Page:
Given the exponential rate at which data is growing and the siloed nature of legacy infrastructures, many IT organizations are finding data management to be increasingly challenging, time consuming, and costly. Just how time-consuming and costly? To answer that question and probe alternatives that may help address data management challenges in 2021, Cohesity commissioned a survey of 500 IT decision makers in the United States from midsize businesses ($100 million to $1 billion in revenue) and enterprises ($1+ billion in revenue) across eight different industries. Here are highlights from some of the findings.

IT Is Grappling With Data Management and Tighter Budgets 

According to the research covered in our report, 40 percent of IT’s time each week, on average, is spent installing, maintaining, and managing data infrastructure, leaving little time for other business-critical activities. Twenty-two percent of respondents claim their IT team spends 50-75 percent of time each week on these tasks. So, what does this boil down to in actual time? That means some IT teams are spending on average five months per year grappling with data silos and complex infrastructure — often legacy and expensive infrastructure in our view — simply to meet basic service levels, rather than working on more valuable tasks. 

Time is not the only thing in short supply, so is money. 70 percent of respondents say they are having to reduce their IT budgets in the next 12 months. While the average budget cut is 16 percent, which is not negligible, some IT decision makers are citing cuts as high as 50 percent. With those kinds of reductions, it’s more important than ever that IT focus time and money on value-added activities rather than infrastructure management that fuels mass data fragmentation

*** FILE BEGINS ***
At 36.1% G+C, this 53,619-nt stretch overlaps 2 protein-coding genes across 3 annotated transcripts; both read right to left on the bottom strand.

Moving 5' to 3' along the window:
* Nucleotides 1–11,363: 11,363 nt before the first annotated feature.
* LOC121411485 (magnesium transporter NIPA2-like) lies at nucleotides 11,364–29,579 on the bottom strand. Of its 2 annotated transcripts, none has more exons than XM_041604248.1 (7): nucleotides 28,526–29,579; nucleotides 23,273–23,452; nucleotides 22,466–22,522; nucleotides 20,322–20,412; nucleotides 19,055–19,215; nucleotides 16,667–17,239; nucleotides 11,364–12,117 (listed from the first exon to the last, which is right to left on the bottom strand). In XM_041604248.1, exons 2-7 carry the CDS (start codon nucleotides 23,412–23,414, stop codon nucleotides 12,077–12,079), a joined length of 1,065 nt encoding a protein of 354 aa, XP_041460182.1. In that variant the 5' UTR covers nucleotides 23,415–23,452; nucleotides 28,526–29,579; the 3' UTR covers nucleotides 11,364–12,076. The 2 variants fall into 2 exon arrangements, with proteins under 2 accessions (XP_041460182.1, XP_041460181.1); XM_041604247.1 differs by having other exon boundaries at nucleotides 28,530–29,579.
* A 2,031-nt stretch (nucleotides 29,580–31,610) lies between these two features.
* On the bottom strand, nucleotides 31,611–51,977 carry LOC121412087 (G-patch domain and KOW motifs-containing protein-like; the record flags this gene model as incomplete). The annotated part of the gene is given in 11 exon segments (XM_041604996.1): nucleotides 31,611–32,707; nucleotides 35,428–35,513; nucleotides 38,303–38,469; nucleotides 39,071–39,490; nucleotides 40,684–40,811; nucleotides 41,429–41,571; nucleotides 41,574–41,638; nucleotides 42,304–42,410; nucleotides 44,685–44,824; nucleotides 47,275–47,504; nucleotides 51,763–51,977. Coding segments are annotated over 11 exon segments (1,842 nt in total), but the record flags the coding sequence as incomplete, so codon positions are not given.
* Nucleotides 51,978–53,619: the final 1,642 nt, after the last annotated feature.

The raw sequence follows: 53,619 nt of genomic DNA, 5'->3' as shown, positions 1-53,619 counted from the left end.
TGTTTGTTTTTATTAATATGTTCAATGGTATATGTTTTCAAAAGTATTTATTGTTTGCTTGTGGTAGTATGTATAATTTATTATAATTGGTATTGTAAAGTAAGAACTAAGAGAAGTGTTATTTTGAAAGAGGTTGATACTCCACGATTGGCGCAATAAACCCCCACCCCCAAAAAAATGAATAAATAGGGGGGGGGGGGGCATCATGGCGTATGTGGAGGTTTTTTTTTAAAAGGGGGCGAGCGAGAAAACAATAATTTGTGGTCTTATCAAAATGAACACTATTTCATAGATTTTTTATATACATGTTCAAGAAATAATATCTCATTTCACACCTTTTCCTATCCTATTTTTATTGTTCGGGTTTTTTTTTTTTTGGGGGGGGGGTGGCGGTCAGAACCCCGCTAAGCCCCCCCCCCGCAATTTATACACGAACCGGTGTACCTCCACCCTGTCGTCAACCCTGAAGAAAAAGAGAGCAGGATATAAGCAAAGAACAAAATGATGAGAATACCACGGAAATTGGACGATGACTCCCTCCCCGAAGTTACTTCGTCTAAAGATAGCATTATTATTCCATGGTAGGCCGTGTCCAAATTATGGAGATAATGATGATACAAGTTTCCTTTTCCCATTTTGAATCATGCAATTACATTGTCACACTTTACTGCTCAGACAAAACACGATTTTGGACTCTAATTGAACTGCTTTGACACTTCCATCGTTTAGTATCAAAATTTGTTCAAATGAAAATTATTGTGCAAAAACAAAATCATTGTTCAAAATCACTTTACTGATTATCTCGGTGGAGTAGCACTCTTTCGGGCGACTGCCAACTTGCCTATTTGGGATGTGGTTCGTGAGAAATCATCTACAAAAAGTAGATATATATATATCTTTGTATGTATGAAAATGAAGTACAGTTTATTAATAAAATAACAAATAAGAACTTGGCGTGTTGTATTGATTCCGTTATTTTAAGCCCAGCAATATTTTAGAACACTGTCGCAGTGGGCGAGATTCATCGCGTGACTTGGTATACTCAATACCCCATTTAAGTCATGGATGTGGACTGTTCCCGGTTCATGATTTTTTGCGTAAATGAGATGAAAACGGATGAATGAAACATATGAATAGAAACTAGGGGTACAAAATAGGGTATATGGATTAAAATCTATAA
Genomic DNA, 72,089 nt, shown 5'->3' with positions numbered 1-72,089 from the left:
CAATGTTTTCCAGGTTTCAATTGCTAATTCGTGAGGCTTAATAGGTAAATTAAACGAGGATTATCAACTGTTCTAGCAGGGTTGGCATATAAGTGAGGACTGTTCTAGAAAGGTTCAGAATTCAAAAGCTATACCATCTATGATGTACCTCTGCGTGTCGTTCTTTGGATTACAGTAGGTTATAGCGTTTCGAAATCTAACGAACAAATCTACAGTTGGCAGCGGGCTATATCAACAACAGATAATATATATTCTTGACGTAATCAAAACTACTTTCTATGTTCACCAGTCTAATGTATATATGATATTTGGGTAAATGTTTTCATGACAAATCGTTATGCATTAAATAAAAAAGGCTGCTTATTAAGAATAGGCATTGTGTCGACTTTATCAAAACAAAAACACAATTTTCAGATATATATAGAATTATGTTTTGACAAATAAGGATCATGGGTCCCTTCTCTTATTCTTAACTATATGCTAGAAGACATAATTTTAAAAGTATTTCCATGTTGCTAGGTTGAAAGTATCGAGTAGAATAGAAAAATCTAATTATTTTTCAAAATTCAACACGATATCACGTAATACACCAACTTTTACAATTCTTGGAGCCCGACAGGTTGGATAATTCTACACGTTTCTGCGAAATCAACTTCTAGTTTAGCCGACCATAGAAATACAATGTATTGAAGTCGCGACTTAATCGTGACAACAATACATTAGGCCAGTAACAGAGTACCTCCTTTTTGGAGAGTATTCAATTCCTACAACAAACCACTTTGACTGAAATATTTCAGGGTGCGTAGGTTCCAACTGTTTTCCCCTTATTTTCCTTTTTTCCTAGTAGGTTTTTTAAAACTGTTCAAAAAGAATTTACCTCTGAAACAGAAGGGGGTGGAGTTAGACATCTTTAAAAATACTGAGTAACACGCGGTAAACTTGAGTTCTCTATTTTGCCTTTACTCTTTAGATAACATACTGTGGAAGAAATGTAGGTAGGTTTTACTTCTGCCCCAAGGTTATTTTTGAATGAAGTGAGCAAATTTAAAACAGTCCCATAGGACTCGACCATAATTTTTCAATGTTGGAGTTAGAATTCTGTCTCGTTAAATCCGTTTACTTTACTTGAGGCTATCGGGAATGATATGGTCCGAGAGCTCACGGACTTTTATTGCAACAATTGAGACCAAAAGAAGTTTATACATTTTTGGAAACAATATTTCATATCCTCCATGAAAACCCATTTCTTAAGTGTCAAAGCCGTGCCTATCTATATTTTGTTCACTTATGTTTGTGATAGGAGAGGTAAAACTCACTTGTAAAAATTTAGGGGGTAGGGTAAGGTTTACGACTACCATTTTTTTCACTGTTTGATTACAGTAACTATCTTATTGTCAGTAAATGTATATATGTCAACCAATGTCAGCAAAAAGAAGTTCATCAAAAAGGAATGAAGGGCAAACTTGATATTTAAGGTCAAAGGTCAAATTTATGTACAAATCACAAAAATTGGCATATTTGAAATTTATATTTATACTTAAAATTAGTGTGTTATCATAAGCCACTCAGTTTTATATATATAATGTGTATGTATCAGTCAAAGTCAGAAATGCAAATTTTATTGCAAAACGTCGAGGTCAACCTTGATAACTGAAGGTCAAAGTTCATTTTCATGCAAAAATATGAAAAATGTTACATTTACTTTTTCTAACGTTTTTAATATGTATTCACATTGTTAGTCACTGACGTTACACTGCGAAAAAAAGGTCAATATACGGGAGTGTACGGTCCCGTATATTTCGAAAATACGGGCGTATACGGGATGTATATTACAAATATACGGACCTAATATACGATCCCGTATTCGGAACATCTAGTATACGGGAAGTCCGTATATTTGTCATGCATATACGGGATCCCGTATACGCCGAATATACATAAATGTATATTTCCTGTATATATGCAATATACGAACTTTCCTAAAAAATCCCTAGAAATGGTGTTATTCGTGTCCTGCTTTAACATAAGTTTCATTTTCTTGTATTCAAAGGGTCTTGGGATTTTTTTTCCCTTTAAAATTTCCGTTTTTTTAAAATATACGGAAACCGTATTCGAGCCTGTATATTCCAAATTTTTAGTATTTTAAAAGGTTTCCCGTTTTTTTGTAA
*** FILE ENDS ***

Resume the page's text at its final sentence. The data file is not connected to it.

Seeking Another Way to Simplify Data Infrastructure Complexity 

At a time when organizations want to simplify IT operations, be more cost efficient, and do more with data, what’s the path forward in 2021? Well, many are considering Data Management as a Service (DMaaS). With a DMaaS solution, organizations don’t have to manage data infrastructure — it is managed for them. DMaaS is incredibly comprehensive. It provides organizations with easy access to backup and recovery, disaster recovery, archiving, file and object services, dev/test provisioning, data governance, and security — all through one vendor in SaaS model. There are many reasons survey respondents like what DMaaS has to offer. Let’s check out a few top line thoughts. 

Of the 500 IT decision makers surveyed, 89 percent say they are likely to consider deploying a DMaaS solution, at least in part, due to budget cuts. They like the cost predictability DMaaS could provide. The overwhelming majority of respondents believe DMaaS can help their organizations derive more value from their data. In addition, respondents who stated that their IT teams spend time each week managing IT infrastructure, believe those teams will save 39 percent of their time (weekly) if they had a DMaaS solution in place.

Mid-sized businesses are also very interested in DMaaS. On average, midsize organizations state they’ve lost nearly 40 percent of deals to larger organizations, who have a greater ability to manage and derive value from their data. Ninety-one percent of midsize respondents think DMaaS will enable them to compete more effectively against those larger enterprises.